See all that talk about “transparent,” “stakeholders” and “grassroots”?  That is corporate mumbo jumbo of the first order.  Ain’t nothing grassroots about EIPC.  Mr. Wald should go back to reporter school.  You don’t write an article and leave out all the important names.  Unless you are trying to hide something.

Mr. Wald must have a collection of cliched canards about “our failing grid” that he rotates through these stories of his.  This time it was “balkanization,” “resource nationalism” and hoary quotes for a former Secretary of Energy.  So, let’s take a trip in time back to 2003.

Mr. Wald, why did a tree branch shorting out a transmission line lead to blackouts from Toronto to NYC?  Because of the increased interconnection of transmission across the Eastern Interconnection.  And you want more of that?

You don’t have to look any further than Co-op City in New York to see real grid reliability.  And it doesn’t involve new bulk transmission lines or a new ÜberGrid.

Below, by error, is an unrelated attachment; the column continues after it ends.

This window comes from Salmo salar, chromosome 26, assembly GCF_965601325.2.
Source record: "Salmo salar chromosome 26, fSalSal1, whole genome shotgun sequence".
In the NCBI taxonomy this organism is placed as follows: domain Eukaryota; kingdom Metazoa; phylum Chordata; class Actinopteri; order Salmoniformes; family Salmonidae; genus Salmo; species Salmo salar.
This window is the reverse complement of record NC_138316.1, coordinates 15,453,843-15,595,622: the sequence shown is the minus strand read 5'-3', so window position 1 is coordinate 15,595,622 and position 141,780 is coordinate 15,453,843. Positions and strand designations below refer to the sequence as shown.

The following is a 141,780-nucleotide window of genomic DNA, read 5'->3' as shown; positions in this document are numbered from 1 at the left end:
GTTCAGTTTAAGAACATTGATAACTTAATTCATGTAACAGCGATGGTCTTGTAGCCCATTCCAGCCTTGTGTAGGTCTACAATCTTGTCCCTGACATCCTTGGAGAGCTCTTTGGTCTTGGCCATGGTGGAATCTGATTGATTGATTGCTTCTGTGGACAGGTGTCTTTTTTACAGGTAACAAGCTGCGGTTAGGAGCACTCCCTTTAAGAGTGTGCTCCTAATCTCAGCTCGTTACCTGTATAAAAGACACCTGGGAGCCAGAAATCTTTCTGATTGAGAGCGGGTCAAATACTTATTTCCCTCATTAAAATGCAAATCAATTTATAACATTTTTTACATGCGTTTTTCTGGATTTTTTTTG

Of course, here’s the clincher in Mr. Wald’s story:

“We said, ‘Here’s what we could do,’ ” he said. “We haven’t said how we would pay for it.”

We know the answer to that one, and it won’t be the stockholders of the companies who control EIPC.

2 thoughts on “Matt Wald Still Wants His UberGrid

  1. Adam Smith’s “Invisible Hand of Capitalism” still vexes East Coast Liberals. He fails to explain why the system of building transmission only when needed doesn’t work and created a “balkanized” grid system. Central planning does not work.

    In some respects the transmission of energy is very much like the demand and transportation of grain. Over the decades the demand largely remains constant but the region demanding changes and markets change.

    There will always be a demand for grain just like energy but it always changes. 70 years ago grain moved from the Great Lakes through major ports like Duluth, Chicago and Toledo up through the St. Lawrence Seaway. These ports are now dead ghost towns, if they are not demolished. New Orleans is the major export region. Even still, the Northeast United States exports more and more grain.

    Domestically, new rail terminals have been built to supply unit trains to the Texas feedlot market. No one complains about building new rail infrastructure for changing markets. No one complains about antiquated rail lines that serviced old markets or the fact the majority of rail lines run east to west with less running north to south when southern markets to New Orleans and Texas have become more active